The Mother Lode website is a resource for anyone touched by caregiving.

You have just a few days to Pre-order the book, (before Oct. 18) to win all kinds of goodies. Or ask at your local bookshop. I’ve also requested it at my local library and you can too – just go to their website and find out how. (Or if you read this after publication date, just go out and buy it!)

And here’s a link to my mother-in-laws story and memorial.

14 thoughts on “Mother Lode and Caregiving

  1. Thank you so much for your kindness, Nancy. What a lucky pandemic that led to our friendship! It’s seems an eternity ago that we were entertaining grandchildren. I am glad this led me to your Marilyn story too! And another connection: you and Gymboree, and I sold Discovery Toys! xoxo Gretchen

    Liked by 1 person

  2. I love how you’ve made this personal. Such a way with words you have. I can find myself in your story, too. Caregiving is such a Universal thing. Maybe the true great equalizer. Thanks for sharing. So much good here; story, books and friends šŸ’œ

    Liked by 2 people

  3. The great equalizer indeed. I think of Alan’s hospice work and the wonderful caregivers he has met who give so unselfishly to his clients – both family members and the paid caregivers. Everyone is on the same team. Thanks for being here. I wanted to just steal your words about Gretchen’s book but then I found I had my own story to tell.

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  4. I’m reading this the morning after going with my 92-year-old mother to the emergency room for her first hospitalization since my younger brother’s birth. Not fun for either of us, but Mom is a trooper (She didn’t want to go). We are taking the opposite route from you and Alan: our goal is for Mom to remain in her home until her death with as little outside interference as possible.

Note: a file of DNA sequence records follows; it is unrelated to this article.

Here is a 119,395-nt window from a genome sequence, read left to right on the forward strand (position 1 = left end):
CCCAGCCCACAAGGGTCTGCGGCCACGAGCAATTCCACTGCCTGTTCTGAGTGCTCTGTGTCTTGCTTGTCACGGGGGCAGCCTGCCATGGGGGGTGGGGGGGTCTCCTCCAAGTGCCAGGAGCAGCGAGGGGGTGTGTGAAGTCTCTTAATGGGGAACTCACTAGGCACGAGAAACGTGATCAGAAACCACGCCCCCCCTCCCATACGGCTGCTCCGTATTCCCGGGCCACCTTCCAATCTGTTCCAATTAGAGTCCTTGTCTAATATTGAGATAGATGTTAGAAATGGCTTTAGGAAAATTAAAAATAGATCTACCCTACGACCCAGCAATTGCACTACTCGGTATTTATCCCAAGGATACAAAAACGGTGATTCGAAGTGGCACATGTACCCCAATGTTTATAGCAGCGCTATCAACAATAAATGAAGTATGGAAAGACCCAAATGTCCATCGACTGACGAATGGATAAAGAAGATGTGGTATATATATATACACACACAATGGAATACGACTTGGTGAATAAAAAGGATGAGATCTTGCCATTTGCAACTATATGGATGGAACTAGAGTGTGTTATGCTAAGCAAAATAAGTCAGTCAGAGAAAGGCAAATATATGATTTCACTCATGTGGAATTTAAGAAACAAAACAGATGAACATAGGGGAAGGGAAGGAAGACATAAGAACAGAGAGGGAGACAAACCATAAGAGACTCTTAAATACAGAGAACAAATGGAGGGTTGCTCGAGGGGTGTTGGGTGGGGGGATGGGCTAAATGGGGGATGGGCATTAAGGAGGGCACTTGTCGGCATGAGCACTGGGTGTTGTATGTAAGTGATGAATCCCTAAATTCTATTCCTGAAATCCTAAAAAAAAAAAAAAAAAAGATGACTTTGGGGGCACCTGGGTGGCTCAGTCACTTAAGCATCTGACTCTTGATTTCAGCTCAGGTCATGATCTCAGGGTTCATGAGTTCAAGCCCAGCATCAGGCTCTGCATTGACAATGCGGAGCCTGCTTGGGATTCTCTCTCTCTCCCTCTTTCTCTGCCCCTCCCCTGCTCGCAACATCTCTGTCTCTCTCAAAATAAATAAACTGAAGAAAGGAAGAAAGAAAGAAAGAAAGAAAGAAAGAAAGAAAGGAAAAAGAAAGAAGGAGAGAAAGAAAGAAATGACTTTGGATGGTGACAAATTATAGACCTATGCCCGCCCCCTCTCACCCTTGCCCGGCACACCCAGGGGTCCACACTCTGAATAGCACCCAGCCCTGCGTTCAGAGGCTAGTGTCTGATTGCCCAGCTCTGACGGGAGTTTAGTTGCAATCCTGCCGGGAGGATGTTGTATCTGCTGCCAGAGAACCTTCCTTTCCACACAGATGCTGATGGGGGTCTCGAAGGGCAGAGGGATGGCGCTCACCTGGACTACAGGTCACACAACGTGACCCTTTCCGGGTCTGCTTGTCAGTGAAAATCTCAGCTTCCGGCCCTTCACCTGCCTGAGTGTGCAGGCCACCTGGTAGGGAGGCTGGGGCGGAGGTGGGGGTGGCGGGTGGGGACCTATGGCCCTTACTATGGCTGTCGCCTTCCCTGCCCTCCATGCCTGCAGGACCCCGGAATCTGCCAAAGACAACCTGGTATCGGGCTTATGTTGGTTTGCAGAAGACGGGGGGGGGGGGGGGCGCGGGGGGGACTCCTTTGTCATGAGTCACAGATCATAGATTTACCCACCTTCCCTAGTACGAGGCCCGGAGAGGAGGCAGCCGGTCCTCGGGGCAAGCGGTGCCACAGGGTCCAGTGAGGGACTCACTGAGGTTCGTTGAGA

Liked by 2 people

    • Wow, your mother is made of stern stuff! Trooper indeed. I hope that it works out that she can die at home. I hope it works out for me too. Is it what we all wish? While Alan’s dad died at home, our goals had to change as disabilities took the upper hand and life dealt unforeseen changes with his mom. Moving was a good change for her and she was glad about it when it came. You may find supportive words in Gretchen’s book, as she cared for her mother at home for many years. Thanks for being here Sharyn.


      • I would say that Mom’s goal is different: to live at home until she dies. And what kind of disabled person would I be if I didn’t know how to accommodate for disabilities. That said, her sudden hospital admission was alarming, especially when the doctor extended overnight observation to two to three days.

        Liked by 1 person

    • Thank you for your story, Sharyn. It was also our goal for my mother to remain at home. We did as long as possible. “At what expense?” and “Where is home?” became valid questions. She wasn’t in a hospital, I am glad for that. Sending you and your family all the best.

      Liked by 1 person

      • Thank you, Gretchen. My mother’s condition took a sudden dive: normally she is hale and hearty, independent and active with a fully functioning brain. We are quite clear on where home is — where her cat and her trees, her room, her neighbors and all her possessions are.

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  5. Pingback: 100 Things That Made My Year | Rivers and Roads PDX